Activating the Masses
In the past couple of years brands have scrambled to “get social.” They’ve created Facebook pages and created millions of fans, and generated tweets to thousands of followers. Their YouTube channels sometimes have thousands of subscribers. The blog is seeing steady traffic. Great! They really get it, right?
Sure they do, until someone asks what all the fans and followers mean… What’s the point?
Many brands get caught up in increasing their fan and follower count. They forget that without some higher purpose, there really isn’t a point. In addition to building a network of enthusiasts, companies need to think about what’s in it for their fans.
- It starts with dialog. The brand needs to interact with their fans and followers. People are inherently social creatures, so interaction typically earns a deeper level of engagement. While it is certainly important to initiate dialog, it is equally important to listen and respond to encourage conversation.
- Regular interactions lead to advocacy. The conversation has started, so keep it going. Once your consumers have started talking, they will likely want to continue talking. Activating consumer word-of-mouth indicates a strong level of advocacy. Research shows that an increase in product “cues,” or mentions, is directly correlated to an increase in purchase patterns of the product. The recent Old Spice Guy campaign is a great example of this, with their recent campaign increasing sales by 107% in just one month.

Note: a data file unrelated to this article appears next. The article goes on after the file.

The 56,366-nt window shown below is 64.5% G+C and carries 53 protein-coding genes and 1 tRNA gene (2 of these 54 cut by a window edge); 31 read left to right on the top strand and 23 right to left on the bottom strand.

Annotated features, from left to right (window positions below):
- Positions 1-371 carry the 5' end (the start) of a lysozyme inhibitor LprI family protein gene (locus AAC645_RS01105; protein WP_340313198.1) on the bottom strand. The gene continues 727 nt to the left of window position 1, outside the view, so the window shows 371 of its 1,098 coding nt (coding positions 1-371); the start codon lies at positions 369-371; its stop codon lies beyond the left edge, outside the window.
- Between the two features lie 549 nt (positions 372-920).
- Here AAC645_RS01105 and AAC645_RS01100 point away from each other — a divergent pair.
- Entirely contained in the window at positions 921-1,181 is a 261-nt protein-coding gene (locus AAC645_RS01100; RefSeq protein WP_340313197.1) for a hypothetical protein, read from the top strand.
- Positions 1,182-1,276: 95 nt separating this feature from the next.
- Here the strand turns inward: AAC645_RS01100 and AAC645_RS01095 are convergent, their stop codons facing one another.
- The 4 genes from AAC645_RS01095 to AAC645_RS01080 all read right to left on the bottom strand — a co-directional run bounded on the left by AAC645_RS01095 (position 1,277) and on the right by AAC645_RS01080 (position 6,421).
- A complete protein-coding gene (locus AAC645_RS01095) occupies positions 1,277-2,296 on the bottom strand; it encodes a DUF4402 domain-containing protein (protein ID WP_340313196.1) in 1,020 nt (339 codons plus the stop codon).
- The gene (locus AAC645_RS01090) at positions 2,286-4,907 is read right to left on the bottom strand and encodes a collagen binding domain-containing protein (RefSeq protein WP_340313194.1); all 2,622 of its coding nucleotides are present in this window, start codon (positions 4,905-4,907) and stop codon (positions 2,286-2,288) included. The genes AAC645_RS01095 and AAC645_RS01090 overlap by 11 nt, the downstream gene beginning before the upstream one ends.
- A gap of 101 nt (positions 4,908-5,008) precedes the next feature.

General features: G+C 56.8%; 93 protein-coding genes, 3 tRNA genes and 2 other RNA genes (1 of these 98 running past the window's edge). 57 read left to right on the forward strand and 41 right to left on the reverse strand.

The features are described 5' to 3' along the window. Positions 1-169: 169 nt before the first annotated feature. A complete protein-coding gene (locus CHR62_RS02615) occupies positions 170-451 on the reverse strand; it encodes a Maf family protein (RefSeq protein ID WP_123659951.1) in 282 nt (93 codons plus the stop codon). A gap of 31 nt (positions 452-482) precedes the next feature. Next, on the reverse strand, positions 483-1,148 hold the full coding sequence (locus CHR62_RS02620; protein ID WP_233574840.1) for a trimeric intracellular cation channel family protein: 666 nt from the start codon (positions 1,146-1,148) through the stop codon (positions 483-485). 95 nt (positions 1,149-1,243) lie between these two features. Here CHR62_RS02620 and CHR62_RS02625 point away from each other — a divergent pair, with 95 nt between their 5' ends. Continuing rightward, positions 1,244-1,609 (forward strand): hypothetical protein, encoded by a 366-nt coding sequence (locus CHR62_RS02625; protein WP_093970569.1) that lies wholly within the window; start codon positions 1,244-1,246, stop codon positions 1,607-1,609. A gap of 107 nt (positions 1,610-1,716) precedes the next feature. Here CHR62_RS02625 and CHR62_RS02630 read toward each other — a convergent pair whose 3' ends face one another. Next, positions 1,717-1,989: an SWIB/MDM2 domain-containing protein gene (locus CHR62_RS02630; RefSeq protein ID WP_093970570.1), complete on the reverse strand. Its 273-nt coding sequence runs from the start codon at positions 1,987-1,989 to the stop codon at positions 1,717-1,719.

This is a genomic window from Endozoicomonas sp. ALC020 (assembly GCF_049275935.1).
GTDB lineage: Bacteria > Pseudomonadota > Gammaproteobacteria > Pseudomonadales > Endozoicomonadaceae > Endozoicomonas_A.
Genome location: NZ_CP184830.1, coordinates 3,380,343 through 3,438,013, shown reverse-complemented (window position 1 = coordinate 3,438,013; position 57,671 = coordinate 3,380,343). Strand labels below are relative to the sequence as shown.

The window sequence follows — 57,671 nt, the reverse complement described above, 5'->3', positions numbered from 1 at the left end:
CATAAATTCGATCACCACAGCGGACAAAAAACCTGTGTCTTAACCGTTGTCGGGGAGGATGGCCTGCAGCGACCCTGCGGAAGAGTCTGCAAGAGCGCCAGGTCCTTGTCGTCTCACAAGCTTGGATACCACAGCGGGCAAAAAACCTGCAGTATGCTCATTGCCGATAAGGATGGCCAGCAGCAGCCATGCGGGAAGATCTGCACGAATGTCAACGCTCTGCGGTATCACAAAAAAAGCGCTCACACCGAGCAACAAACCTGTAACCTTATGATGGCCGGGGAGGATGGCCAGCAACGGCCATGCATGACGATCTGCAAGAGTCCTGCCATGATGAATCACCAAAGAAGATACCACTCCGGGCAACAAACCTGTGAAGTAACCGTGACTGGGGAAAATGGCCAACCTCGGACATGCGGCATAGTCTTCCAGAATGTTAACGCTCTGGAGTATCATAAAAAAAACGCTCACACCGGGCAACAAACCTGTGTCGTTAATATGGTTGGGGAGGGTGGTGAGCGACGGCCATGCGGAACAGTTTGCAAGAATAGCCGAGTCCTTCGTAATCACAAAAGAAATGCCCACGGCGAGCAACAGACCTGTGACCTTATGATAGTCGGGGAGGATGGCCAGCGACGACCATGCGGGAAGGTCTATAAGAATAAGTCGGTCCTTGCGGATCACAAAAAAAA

- Call your fans to action. Once your brand has established a strong sense of community across your social presences, seek to unite and mobilize those fans and followers around a common purpose. That purpose could be something philanthropic, like the American Express Members Project, or something that simply strengthens the brand-to-consumer relationship, like the Redbull Stash initiative.
Most importantly, as companies shift budget towards social, it is vital to keep the ultimate purpose of any media in perspective. Whether that is moving units, selling products, or other revenue generating activity. As your company is developing a social media strategy, keep in mind how you’ll build your “community of common interest” and mobilize them. Meanwhile, keep the fan count in perspective.
What’s more valuable to you: 100,000 super-engaged and participating fans or 1,000,000 fans that could care less?